How Do I Know if I Need Help?

We all experience times that make us feel sad, happy, frustrated, anxious, confused, and angry. Depending on how long these last, how strong these feelings are, or how we respond, we might need help.

Having a bad day or feeling stress when faced with a tough situation is normal. Divorce, having a baby, the death of a loved one, losing or starting a new job, or having important plans fall apart can create lots of dramatic feelings, but these are normal. We usually can cope with these events and feel better after a time. But feelings that don’t go away, get worse, frighten us, or make us act or abuse substances in dangerous, self-destructive, or odd ways are not normal and need treatment.

Mental illness and addiction are not the result of personal weakness, lack of character, or poor parenting. They can happen to people of all ages, races, religions, and income levels. Your behavioral health comes from a recipe made up of your past experiences, what you’ve learned about coping and making choices, and even how chemicals in your brain help you to think and feel. Hormones, nutrition, physical health, drug or alcohol use, medications, and many other “ingredients” also impact how you feel and respond to others. What’s important is recognizing you need to make a positive change in your life.

Call us at 970.347.2120 if you would like to make an appointment.

If you or someone you care about ever feels like hurting him/herself or someone else, always get help immediately. Call 970.347.2120 or 911.

Assess your mental health.*

Do you or someone you love have an addiction problem? Ask yourself these questions: *

  1. Have you ever felt you ought to cut down on your drinking or drug use?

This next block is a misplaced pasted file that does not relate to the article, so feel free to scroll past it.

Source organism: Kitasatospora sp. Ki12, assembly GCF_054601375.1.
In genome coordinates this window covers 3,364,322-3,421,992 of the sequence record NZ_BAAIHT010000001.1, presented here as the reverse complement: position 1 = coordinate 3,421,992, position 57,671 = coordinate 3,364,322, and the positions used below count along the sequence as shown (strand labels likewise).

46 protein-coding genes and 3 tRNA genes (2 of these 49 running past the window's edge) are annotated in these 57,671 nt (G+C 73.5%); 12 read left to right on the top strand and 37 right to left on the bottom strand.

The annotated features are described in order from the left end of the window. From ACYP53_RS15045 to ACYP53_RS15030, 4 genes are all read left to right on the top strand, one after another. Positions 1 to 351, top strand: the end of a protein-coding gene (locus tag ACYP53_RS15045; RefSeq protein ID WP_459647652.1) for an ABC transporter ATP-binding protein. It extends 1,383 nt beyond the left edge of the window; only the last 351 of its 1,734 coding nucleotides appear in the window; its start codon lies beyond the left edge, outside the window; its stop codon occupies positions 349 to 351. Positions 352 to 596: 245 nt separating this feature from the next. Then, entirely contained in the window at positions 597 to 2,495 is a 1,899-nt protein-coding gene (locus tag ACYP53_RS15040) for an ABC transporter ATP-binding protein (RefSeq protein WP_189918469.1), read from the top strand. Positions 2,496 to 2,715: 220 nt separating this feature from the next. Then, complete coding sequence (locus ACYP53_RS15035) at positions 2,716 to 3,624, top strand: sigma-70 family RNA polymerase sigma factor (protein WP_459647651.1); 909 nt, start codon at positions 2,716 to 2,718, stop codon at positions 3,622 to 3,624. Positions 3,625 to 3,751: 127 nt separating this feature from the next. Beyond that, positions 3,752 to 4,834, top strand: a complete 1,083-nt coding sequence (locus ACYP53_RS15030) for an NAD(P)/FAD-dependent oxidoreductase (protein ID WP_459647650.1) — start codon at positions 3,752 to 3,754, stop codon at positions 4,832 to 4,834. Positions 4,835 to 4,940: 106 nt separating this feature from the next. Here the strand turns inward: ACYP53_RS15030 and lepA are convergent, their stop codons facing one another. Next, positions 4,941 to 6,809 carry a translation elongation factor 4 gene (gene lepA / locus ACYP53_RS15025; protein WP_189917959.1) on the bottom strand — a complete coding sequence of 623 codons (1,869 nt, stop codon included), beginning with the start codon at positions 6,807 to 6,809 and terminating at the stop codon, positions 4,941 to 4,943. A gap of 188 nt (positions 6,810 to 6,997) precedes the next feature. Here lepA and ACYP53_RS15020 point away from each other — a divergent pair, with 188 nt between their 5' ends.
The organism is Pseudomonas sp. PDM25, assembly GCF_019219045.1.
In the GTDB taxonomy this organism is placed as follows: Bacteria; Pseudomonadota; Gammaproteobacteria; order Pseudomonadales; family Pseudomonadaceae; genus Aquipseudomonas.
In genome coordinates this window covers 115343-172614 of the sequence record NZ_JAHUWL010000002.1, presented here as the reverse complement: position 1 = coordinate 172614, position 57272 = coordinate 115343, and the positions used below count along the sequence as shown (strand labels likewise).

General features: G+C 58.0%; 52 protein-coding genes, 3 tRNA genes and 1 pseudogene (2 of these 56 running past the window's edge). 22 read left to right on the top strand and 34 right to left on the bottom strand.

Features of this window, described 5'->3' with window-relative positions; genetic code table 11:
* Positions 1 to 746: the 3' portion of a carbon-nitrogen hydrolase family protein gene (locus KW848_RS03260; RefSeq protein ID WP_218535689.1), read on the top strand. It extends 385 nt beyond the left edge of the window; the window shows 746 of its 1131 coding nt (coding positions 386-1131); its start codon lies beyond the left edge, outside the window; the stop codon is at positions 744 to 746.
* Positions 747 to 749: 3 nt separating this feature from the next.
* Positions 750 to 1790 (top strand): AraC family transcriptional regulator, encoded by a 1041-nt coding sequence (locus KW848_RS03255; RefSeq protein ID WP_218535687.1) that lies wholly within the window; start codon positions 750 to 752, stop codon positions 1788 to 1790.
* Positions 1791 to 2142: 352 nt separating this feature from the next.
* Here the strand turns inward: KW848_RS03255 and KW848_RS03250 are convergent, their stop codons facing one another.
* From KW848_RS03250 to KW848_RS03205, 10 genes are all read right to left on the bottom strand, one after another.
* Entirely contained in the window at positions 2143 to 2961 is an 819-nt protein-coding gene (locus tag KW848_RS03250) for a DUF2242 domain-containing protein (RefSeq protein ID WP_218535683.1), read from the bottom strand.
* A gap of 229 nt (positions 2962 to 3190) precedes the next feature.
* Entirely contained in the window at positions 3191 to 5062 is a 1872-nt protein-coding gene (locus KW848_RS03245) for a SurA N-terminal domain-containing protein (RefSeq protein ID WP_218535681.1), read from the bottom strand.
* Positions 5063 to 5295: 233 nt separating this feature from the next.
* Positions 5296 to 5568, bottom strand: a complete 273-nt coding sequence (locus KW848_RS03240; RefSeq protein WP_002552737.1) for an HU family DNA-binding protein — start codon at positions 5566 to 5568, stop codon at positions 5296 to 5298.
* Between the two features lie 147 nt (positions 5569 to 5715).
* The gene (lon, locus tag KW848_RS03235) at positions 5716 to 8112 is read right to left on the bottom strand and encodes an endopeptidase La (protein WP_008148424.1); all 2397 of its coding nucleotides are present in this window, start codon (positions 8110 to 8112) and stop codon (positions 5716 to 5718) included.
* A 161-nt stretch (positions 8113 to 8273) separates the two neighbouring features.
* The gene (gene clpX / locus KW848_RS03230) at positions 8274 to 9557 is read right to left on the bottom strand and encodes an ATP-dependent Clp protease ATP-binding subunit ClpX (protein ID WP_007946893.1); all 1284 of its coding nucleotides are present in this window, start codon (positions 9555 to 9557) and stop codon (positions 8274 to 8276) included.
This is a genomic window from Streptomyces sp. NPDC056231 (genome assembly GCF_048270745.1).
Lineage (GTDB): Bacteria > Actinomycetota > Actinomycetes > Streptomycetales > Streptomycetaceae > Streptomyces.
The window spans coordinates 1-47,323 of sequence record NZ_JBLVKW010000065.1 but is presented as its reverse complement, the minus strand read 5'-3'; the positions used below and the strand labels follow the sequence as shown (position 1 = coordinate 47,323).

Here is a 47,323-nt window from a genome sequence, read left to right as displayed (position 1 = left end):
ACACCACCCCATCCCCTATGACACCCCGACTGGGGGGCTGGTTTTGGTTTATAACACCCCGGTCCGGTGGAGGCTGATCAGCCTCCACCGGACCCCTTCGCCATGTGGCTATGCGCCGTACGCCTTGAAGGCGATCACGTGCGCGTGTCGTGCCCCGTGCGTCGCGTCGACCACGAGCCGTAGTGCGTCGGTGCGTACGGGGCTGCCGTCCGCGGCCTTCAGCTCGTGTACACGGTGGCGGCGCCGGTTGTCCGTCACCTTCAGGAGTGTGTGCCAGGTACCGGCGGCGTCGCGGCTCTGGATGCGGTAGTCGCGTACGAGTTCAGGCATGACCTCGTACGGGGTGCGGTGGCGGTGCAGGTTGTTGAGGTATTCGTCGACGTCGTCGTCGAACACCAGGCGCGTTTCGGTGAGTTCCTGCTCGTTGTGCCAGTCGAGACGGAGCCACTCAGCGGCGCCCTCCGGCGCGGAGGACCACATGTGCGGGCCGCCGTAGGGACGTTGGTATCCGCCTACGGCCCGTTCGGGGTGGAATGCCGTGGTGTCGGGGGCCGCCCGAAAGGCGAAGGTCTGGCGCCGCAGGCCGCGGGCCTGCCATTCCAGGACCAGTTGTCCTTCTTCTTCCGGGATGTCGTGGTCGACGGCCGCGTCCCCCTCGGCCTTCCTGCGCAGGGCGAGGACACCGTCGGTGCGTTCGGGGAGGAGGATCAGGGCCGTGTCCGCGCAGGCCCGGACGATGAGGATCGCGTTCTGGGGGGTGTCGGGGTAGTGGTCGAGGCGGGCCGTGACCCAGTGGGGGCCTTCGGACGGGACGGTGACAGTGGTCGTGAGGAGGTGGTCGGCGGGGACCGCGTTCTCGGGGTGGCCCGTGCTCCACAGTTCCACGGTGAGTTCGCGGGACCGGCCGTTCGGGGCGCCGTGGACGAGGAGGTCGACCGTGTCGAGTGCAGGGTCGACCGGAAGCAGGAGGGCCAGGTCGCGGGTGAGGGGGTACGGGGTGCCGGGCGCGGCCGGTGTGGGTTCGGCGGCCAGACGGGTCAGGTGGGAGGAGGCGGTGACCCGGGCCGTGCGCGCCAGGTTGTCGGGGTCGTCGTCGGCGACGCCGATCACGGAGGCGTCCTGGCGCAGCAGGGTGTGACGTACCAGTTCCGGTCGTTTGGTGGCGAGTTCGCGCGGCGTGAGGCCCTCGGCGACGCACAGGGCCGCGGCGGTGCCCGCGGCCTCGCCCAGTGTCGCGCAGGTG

2. Have people annoyed you by criticizing your drinking or drug use?
  3. During the last year, has a friend or family member ever told you about things you said or did while you were drinking or using drugs that you could not remember?
  4. Is drinking or drug use affecting your job, your performance in school, or your personal relationships?
  5. Have you ever had a drink or used drugs first thing in the morning to steady your nerves or to get rid of a hangover?

* These screeners can help you understand what you’re feeling or may indicate a problem, but should never be considered substitutes for talking to a professional who can assess your problems thoroughly and offer appropriate treatment options.

If you experience several of the symptoms on this list for a week or more, you may benefit from our services:

  • Sleeping and/or eating problems
  • Chronic pain or feeling ill for no apparent reason
  • Drinking alcohol or using drugs regularly to “feel better”
  • Feelings of hopelessness or being overwhelmed
  • Unusual lack of energy or motivation
  • Intense feelings of stress or restlessness
  • Feeling bored with life and activities
  • Not wanting to be around other people
  • Irritability or anger
  • Panic attacks
  • Worrying constantly about problems

If you experience several of the symptoms on this list

How Do I know if My Young Child Needs Help? Or My Teenager?

Children often express their feelings in different ways than adults. They also think about and understand life and life events differently.

In children, behaviors that suggest a problem that might need treatment include:

  • Sadness that lasts more than a day or two, or gets worse
  • Recurring bad dreams
  • Bed-wetting that reoccurs after potty training has been finished
  • Headache or upset stomach that happens repeatedly, but doesn’t appear related to illness
  • Destroying toys and other items – destruction beyond normal wear-and-tear
  • Tearfulness or expressions of fear that last more than a day or two
  • Excessive clinginess that is new or continual
  • Angry or assaultive behavior – hitting, kicking, or biting